I kept going with the spare change I gathered with a trick that I had learned my  freshman year. One early morning I chanced upon the washer maintenance guy taking the dorm washer agitators off. He showed me how change washed out of people’s pockets collected under the agitators. To get at it all you needed was the right sized Allen wrench. Fortunately, my grandfather had given me a bunch of tools, including Allen wrenches, the next Christmas after the worst Christmas present ever. I took to asking different people if I could do my laundry in their dorms, and chose times when the laundry room was empty. Then, while I waited for the my wash to finish, I scrounged change in the other washers. I hit a bonanza a couple of times: more than five dollars in one washer. But mostly it was ten cents here, seventy-five cents there. Enough to dry my wash and to get a cup of coffee and some  onion rings at Dennys.

Treasure from the wash kept me goinI kept going.

I hung out at Denny’s as late as I could after the library closed, nursing my coffee and onion rings, to stay warm and out of the car. The managers generally overlooked my loitering because I tried to bring friends who usually bought food. But I was loosing weight (I eventually was thrity pounds under what I am now). Eventually Chris, a waitress, took pity on me. Every once in a while when I was on my own she made a “mistake” with a milkshake order and would drop the error off at my table. She also slipped me food that other people had left. It felt demeaning, having to eat people’s leftovers, but when you haven’t had anything to eat all day, an abandoned and untouched half of a Monte Christo sandwich looks, and tastes, pretty damn good. Another waitress occasionally brought a “left-over” steak and eggs breakfast out to the Ghetto after her shift got off. Waitresses have been very, very good to me.

As time went on, I needed to spend more nights at school. It was getting colder, and I needed to get creative to not have to spend every week night on 121st Street. I started out by spreading my books out late at night in the Ordal dorm lounge, and sleeping on the couch a night or two a week. Eventually the hall director discovered that I was, in fact, not a resident and booted me. But by then, I had made another discovery: on the ground floor of another dorm there was a storage room filled with mattresses. It was nearly always unlocked. The stacks in the corner practically reached the high ceiling, and if I crawled up on them no one could see me. It was soft. And warm. And hidden.

Be careful of who might be sleeping just over the top of the mattresses...

There were, howevwer, two problems with the the storage room. The first problem was that, technically, it was part of an all-girls wing. So gaining access without drawing attention to myself was a challenge. The other problem was that I wasn’t the only one making use of the room for something other than storage. The girls of the wing snuck their boy friends (and sometimes each other’s boy friends) in there at times. I know that because, sometimes, I was up on my mattress pile trying to get some shut-eye. I learned a lot about what people pretend in public and do in private. But I’ll spare you the blow-by-blow.

Anyway, I had to find another option for sleeping. Joe Frazier, a friend from my freshman and sophomore year, talked his roommate into letting me stay with in his Stuen dorm room a couple of nights a week (I owe Joe big time for helping me get through that winter, and also for introducing me to the pleasures of a pipe). I brought a sleeping bag from the car and crashed on the floor under their bunks. Between them on Tuesday and Thursday and the Gremlin on Monday and Wednesday nights I made it through the next semester.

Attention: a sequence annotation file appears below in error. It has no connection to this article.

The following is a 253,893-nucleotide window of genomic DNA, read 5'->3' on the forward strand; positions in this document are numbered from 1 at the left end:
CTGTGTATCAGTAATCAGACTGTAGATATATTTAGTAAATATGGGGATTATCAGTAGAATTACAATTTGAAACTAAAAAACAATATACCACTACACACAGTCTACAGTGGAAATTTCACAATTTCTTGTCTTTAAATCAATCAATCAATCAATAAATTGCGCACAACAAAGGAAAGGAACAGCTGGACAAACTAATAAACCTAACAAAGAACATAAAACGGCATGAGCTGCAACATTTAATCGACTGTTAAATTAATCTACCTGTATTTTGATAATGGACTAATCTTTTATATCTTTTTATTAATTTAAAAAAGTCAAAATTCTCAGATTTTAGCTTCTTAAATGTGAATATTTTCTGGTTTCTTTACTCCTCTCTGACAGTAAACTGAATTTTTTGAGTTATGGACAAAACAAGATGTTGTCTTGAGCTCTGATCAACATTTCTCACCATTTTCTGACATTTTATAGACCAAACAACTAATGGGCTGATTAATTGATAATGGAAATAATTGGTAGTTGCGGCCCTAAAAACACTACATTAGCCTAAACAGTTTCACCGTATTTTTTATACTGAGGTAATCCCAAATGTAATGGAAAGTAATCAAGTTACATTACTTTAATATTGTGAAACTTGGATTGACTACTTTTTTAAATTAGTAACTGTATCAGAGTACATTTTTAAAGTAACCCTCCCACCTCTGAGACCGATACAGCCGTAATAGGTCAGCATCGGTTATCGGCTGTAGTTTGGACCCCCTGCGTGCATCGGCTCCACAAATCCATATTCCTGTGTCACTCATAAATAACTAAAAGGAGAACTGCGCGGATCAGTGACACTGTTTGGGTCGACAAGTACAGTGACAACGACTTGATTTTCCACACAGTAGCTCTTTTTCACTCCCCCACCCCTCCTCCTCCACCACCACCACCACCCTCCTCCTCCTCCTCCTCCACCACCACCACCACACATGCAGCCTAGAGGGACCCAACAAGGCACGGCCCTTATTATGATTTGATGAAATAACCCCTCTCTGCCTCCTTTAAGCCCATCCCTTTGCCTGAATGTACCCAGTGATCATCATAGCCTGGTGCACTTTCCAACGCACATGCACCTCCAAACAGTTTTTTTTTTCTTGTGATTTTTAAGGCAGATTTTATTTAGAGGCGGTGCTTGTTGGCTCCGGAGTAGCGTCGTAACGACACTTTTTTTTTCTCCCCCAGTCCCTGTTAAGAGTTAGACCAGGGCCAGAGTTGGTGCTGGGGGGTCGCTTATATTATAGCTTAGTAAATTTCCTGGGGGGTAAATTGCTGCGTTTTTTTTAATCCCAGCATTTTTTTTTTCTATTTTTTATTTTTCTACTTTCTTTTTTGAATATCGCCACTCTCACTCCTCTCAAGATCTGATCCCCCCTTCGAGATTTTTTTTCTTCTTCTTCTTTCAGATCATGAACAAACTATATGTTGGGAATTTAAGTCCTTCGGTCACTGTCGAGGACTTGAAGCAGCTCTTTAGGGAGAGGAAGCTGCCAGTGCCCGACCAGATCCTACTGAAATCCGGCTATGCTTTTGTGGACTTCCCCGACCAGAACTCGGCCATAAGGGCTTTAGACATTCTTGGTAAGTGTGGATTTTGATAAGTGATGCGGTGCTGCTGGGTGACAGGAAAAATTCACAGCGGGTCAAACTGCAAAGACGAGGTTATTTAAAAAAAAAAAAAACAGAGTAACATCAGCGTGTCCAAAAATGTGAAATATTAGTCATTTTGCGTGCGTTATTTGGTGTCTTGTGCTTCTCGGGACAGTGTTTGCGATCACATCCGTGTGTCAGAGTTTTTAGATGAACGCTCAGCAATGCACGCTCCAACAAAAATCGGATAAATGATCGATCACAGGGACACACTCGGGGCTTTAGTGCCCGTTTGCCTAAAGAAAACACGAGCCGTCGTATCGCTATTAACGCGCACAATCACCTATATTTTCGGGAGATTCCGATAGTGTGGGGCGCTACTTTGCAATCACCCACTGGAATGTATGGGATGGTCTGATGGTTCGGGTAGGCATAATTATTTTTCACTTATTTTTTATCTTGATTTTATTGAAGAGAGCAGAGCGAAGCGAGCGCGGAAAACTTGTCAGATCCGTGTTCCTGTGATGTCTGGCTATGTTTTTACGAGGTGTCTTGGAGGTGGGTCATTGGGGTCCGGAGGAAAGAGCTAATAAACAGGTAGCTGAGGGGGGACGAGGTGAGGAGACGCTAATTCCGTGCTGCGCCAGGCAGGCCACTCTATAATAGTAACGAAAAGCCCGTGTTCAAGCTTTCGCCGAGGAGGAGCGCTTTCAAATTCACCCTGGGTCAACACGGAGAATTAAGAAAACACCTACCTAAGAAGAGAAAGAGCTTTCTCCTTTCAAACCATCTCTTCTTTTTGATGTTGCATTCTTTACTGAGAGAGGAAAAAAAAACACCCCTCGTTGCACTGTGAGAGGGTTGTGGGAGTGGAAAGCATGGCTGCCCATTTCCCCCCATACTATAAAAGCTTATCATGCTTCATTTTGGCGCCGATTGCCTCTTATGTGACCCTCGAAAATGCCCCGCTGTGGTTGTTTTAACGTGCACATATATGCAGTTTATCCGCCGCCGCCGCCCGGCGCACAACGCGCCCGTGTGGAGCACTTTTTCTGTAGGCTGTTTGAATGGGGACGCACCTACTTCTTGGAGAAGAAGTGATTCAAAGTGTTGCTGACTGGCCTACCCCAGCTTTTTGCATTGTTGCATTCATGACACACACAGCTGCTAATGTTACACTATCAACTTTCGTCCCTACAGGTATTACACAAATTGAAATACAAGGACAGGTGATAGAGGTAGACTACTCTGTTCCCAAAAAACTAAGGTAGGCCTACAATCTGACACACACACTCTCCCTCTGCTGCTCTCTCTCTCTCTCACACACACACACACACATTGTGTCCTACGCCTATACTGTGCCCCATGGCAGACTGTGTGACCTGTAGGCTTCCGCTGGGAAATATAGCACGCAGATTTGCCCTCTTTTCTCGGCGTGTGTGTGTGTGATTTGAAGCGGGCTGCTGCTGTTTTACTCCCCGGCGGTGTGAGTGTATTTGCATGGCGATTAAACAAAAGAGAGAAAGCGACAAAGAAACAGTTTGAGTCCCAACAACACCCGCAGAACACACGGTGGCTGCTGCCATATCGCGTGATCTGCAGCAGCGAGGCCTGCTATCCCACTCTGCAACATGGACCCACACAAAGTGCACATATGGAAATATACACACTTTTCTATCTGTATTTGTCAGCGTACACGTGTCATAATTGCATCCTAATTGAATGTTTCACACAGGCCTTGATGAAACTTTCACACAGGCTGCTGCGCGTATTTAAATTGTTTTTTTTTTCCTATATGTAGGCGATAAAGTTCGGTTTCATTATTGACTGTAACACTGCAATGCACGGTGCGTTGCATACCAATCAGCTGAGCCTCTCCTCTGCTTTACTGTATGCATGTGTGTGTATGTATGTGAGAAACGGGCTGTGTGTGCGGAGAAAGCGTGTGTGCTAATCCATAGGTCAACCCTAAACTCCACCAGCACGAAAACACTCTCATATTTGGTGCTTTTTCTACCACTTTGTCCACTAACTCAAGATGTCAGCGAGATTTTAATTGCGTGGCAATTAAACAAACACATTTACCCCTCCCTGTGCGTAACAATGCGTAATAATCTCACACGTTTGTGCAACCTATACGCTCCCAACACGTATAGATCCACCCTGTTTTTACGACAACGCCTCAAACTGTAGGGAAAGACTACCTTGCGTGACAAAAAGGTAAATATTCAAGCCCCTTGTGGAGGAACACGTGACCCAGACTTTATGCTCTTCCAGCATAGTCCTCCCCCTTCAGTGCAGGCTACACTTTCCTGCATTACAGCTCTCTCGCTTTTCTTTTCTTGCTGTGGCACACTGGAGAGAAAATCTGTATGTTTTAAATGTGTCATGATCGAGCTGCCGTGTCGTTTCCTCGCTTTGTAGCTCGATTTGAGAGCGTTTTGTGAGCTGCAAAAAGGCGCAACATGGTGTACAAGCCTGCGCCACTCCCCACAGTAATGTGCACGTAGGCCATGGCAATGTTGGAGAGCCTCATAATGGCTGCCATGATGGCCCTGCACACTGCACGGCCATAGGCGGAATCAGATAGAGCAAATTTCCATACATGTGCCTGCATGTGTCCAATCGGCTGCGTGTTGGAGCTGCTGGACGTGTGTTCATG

Finally, toward the end of the next year, I hit a brick wall. A thousand dollar deficit on my tuition bill remained for the spring. Without any way to make it up, I started to make arrangements to withdraw from school, planning to work until I could pay off my bill and transfer to Western or WSU. I would have to change majors, but you do what you have to do.

On the day that I came into the business office to withdraw, something remarkable happened. “What are you doing?” the eternally grouchy woman at the window said,  “You don’t owe anything.”

She held out a statement. Somehow, someway, my deficit was gone. And what’s more, PLU owed me $320.

I still, to this day, do not know what happened. Maybe it was an error. Perhaps it was PLU’s notoriously erratic accounting catching up to what my balance actually was. Perhaps it was an anonymous doner. In any case, if miracles are the exact thing, at the exact time, you need to happen coming about in an impossibly unforeseeable manner, it was a miracle. I used my credit to register for my senior year.

Later, Dave, Keller (the friend through whom I had made the Libya connection) and a high school classmate (Mark Engdahl) helped get me a job at West Coast Grocery (Mr. Engdahl was a VP there). Suddenly I was a teamster earning $14.56/hr plus bennies. My money problems with school were over. Working graveyard (10:00 pm – 7:00 am) and going to classes presented a new set of challenges, but that’s another story.

None of us are really self-made. *Somebody* gave this guy a hammer and a chisel.

Now, as odd as it sounds, one of the things that I had never considered during this time was going back home. My parents would have gladly taken me in. They lived only about seven miles from the Ghetto. But I had moved out and, to me, that meant that I was responsible to do everything possible to take care of things on my own. I guess we were raised like that. My parents, once they found out years later what I had gone through, went through a lot of guilt. They wished that they had known more, and had been able to help me. But I knew then that they were in their own financial difficulties, and I knew that they were there. And that was, in the end, enough. Besides, I needed their help years later, when they saved me from utter devastation. They protected me financially through my divorce, and in the end shelled out tens of thousands of dollars to help me obtain a fair parenting plan  and to bail Susan and me out of the legal debts that were about to make us loose our home. Over the last few years, my mother has made it possible for us to pursue our careers, to overcome medical and dental disasters, to take a sabbatical, and to maintain our home with a roof and paint. The best help is help when you really, really need it. And as tough as times were way back then, I was able to get by in a way that I, somewhat regrettably, haven’t been able to do recently.

But what I learned through those times, and have never lost sight of, is the fact that sometimes plans and opportunities don’t work out and that we always need friends, family, and people of good will. It’s people who come through. I’ve had to work incredibly hard in my life, perhaps too hard at times, but I never would have made it without the people (and the universe) that gave me a break and a hand along the way. The myth of the self-made man (or woman) is really just that, a myth. It has it’s uses. But none of us really make it alone.